By Amy L. Schubert Food Writer Published Sep 09, 2007 at 9:23 AM

Well, admittedly far too long after it opened, we finally made our first trip to Trader Joe’s this past weekend.  And I saw several items that we will definitely be back for, notably some of the wines and fun cheese (although these days it is nearly imperative to compare wine prices on the more popular varietals -- while some selections were a steal, there were several others priced at least a couple bucks higher than some of my closer-to-home options in Bay View).

Regardless, what caught my eye more than anything here was the plethora of items available that are coated in dark chocolate.  I guess I should not be surprised since M&M’s candy just rolled out the dark versions that melt in your mouth, not in your hand, but part of me still thinks back to the days when Grandpa Joe and I would happily pull all the Hershey’s Special Dark miniatures out of the Easter and Halloween candies because we were the only two in the family who enjoyed the bittersweet love that dark chocolate bestows.

But these days, it seems that everyone and everything is gaga for dark chocolate.  Have peoples’ tastes changed that dramatically over the last 30 years, or are we being now influenced by the red-wine-and-dark-chocolate heart healthy craze that has gained recent media attention?

Whatever it is, I saw fresh ginger covered in dark chocolate, pretzels coated in dark chocolate, oranges in DC, and just about everything else under the sun, including the lovely, and now coveted plastic cube of DC blanketed espresso beans that have me awake late, hopped up on caffeine writing this blog, but, oh, they are so delicious and well worth it. Now if they start making those edible coffee spoons in dark chocolate I’ll be in heaven (oh, and by the way, we found the French Roast coffee at Trader Joe’s a steal at $8.99 a pound).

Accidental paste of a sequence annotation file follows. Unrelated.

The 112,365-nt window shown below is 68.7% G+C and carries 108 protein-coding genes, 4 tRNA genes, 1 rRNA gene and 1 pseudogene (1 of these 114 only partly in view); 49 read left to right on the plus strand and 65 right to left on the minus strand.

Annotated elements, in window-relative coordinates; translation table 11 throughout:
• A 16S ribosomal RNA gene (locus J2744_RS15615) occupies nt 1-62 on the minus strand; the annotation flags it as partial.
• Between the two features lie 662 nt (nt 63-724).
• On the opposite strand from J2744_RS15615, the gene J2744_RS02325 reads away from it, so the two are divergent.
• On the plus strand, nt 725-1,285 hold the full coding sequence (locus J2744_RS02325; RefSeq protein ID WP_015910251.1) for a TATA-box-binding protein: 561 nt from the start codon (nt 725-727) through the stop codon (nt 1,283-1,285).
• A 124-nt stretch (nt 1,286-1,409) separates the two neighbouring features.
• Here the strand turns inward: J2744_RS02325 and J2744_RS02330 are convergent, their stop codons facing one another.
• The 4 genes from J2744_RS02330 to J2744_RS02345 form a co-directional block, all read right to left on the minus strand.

Amy L. Schubert is a 15-year veteran of the hospitality industry and has worked in every aspect of bar and restaurant operations. A graduate of Marquette University (B.A.-Writing Intensive English, 1997) and UW-Milwaukee (M.A.-Rhetoric, Composition, and Professional Writing, 2001), Amy still occasionally moonlights as a guest bartender and she mixes a mean martini.

The restaurant business seems to be in Amy’s blood, and she prides herself in researching and experimenting with culinary combinations and cooking techniques in her own kitchen as well as in friends’ restaurants. Both she and her husband, Scott, are avid cooks and “wine heads,” and love to entertain friends, family and neighbors as frequently as possible.

Amy and Scott live with their boys, Alex and Nick, in Bay View, where they are all very active in the community. Amy finds great pleasure in sharing her knowledge and passions for food and writing in her contributions to